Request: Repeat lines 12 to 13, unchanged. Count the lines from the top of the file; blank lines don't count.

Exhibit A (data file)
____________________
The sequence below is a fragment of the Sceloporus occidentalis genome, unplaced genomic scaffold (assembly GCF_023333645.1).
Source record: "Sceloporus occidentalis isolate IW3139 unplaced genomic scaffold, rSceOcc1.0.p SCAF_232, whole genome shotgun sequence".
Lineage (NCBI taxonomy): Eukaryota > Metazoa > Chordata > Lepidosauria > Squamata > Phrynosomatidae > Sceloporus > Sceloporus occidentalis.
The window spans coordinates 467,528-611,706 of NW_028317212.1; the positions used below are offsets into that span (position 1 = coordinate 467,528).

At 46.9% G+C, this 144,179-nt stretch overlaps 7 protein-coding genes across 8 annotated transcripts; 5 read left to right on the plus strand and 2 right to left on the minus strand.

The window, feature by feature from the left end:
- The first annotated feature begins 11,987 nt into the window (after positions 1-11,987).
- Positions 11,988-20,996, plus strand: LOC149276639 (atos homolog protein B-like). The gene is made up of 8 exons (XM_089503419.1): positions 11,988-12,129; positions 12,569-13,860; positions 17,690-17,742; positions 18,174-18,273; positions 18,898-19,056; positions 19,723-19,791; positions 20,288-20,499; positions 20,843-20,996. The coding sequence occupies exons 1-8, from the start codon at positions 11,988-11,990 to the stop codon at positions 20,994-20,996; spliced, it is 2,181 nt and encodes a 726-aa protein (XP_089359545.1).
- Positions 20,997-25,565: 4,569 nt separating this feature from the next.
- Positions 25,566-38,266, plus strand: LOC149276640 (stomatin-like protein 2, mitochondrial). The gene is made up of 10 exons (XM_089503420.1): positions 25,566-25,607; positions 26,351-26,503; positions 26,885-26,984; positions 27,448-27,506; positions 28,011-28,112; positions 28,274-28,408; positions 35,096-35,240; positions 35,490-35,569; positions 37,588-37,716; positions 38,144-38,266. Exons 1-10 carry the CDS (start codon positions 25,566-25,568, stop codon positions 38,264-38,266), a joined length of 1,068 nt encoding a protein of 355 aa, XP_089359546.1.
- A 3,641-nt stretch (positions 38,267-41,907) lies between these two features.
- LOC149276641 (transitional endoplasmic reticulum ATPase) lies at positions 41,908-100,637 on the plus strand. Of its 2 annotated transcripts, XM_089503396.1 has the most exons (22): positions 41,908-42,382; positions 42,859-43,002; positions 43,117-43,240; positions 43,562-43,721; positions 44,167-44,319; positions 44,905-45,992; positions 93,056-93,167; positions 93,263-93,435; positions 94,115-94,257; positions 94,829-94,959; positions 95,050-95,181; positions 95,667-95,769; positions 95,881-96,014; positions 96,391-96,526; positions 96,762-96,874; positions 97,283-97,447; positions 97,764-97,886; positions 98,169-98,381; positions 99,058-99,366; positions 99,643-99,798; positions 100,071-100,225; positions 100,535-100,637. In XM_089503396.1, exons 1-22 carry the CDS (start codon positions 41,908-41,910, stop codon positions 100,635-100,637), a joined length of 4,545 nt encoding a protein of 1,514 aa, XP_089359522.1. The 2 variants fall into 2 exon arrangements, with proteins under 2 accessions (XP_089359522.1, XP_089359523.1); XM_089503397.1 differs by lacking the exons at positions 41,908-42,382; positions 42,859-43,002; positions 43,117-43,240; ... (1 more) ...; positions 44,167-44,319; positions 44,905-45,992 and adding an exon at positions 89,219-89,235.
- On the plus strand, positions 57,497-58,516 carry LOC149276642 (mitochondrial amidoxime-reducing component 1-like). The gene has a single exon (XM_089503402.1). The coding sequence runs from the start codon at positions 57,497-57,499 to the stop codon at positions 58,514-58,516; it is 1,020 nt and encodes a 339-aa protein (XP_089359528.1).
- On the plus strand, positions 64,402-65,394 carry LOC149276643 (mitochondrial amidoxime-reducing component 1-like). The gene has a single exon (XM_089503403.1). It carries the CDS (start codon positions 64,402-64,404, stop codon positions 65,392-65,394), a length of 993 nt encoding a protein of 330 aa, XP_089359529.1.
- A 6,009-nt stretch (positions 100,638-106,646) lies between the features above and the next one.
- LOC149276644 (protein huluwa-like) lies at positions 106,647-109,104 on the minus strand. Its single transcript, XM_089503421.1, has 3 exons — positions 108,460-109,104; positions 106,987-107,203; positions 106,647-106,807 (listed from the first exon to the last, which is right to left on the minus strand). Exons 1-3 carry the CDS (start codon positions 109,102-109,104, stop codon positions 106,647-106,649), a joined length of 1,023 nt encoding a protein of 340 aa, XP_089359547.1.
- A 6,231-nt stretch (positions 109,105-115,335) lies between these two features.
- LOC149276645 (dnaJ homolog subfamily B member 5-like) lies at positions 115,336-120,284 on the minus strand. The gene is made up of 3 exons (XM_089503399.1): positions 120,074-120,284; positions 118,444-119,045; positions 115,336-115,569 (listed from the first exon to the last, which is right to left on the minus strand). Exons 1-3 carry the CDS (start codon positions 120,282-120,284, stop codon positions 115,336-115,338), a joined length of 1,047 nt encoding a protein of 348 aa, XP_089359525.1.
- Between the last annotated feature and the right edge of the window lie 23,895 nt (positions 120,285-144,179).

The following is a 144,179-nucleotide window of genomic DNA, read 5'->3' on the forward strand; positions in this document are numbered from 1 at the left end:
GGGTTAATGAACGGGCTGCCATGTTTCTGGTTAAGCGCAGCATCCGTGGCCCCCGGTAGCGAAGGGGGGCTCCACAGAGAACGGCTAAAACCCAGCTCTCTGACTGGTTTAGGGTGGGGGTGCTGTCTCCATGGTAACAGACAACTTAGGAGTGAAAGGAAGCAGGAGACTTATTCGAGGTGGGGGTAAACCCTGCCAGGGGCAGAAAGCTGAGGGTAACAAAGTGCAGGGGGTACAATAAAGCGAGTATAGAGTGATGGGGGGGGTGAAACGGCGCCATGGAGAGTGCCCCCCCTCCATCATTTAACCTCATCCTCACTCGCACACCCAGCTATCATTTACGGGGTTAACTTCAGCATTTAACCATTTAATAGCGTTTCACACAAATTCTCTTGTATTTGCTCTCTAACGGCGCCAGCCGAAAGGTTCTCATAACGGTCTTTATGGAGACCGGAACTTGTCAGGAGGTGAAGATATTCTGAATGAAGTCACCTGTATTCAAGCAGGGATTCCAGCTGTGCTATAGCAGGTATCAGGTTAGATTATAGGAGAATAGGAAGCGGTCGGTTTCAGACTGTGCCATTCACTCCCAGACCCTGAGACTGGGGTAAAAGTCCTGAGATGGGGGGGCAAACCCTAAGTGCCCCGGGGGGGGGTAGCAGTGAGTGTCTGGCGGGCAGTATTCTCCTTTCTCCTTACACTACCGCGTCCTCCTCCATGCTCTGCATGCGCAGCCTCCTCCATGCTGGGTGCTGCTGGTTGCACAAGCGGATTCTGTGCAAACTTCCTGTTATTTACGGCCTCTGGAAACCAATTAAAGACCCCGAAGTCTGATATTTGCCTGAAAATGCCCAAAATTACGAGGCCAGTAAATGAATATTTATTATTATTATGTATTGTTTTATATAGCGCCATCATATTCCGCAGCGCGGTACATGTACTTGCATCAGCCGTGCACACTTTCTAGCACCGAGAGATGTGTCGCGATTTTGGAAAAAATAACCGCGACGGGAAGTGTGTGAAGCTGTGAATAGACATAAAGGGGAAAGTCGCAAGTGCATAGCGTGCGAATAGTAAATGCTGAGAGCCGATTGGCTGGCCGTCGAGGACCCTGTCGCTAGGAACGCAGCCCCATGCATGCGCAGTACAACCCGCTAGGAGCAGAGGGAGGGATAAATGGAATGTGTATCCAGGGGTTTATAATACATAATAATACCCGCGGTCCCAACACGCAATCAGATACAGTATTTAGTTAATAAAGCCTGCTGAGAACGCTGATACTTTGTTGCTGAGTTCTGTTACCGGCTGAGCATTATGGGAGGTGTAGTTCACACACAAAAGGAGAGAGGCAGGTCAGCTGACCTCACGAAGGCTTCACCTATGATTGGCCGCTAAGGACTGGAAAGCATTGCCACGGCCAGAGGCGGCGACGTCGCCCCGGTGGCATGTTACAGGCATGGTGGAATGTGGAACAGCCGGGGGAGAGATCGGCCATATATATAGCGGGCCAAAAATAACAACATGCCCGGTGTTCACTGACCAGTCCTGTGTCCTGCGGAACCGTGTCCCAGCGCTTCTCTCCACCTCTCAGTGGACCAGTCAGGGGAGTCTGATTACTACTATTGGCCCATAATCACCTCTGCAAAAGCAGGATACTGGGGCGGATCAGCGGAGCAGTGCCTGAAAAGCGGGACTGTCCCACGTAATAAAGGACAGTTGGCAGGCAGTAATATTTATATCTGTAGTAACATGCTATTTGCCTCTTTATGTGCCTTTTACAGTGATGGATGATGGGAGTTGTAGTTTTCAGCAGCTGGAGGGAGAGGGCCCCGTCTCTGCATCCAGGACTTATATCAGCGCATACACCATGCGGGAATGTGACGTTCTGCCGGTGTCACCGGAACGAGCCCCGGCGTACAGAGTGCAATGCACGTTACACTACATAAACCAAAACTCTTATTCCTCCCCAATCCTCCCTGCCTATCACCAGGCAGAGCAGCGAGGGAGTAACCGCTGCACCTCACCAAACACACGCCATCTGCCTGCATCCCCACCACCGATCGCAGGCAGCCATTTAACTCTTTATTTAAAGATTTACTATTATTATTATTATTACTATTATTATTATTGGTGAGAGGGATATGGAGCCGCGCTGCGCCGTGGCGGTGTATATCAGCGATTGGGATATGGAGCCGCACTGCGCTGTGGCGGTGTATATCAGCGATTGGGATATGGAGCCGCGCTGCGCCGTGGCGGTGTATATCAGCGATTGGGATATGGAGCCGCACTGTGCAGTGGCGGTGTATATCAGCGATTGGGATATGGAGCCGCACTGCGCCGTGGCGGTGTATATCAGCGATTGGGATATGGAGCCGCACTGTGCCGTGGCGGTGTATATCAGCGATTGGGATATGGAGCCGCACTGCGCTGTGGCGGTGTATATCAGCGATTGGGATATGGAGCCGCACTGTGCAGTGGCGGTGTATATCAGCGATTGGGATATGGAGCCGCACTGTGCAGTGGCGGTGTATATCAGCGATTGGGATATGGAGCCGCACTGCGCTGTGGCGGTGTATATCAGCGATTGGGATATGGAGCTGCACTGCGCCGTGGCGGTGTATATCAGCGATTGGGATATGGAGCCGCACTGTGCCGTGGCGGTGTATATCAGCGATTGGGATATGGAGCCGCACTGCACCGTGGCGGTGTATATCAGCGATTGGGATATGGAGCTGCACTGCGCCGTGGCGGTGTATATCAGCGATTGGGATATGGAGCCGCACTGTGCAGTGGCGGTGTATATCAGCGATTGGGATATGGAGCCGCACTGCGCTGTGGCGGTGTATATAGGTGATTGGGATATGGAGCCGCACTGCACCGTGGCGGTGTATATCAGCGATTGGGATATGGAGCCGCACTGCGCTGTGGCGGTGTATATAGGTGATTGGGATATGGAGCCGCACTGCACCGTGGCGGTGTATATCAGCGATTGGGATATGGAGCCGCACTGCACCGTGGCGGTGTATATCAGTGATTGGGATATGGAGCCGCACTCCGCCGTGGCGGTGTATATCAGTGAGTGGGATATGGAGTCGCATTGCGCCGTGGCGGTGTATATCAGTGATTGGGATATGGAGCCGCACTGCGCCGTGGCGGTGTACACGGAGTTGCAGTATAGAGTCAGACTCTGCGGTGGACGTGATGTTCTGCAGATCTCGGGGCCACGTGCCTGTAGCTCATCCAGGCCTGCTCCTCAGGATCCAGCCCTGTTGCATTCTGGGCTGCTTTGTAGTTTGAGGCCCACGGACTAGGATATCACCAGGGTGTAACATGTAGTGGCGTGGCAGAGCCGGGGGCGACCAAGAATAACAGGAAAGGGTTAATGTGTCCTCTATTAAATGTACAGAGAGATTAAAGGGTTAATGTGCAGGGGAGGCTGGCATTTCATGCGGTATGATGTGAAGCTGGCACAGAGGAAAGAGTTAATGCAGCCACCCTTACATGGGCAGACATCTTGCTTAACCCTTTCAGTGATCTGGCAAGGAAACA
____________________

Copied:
- LOC149276641 (transitional endoplasmic reticulum ATPase) lies at positions 41,908-100,637 on the plus strand. Of its 2 annotated transcripts, XM_089503396.1 has the most exons (22): positions 41,908-42,382; positions 42,859-43,002; positions 43,117-43,240; positions 43,562-43,721; positions 44,167-44,319; positions 44,905-45,992; positions 93,056-93,167; positions 93,263-93,435; positions 94,115-94,257; positions 94,829-94,959; positions 95,050-95,181; positions 95,667-95,769; positions 95,881-96,014; positions 96,391-96,526; positions 96,762-96,874; positions 97,283-97,447; positions 97,764-97,886; positions 98,169-98,381; positions 99,058-99,366; positions 99,643-99,798; positions 100,071-100,225; positions 100,535-100,637. In XM_089503396.1, exons 1-22 carry the CDS (start codon positions 41,908-41,910, stop codon positions 100,635-100,637), a joined length of 4,545 nt encoding a protein of 1,514 aa, XP_089359522.1. The 2 variants fall into 2 exon arrangements, with proteins under 2 accessions (XP_089359522.1, XP_089359523.1); XM_089503397.1 differs by lacking the exons at positions 41,908-42,382; positions 42,859-43,002; positions 43,117-43,240; ... (1 more) ...; positions 44,167-44,319; positions 44,905-45,992 and adding an exon at positions 89,219-89,235.
- On the plus strand, positions 57,497-58,516 carry LOC149276642 (mitochondrial amidoxime-reducing component 1-like). The gene has a single exon (XM_089503402.1). The coding sequence runs from the start codon at positions 57,497-57,499 to the stop codon at positions 58,514-58,516; it is 1,020 nt and encodes a 339-aa protein (XP_089359528.1).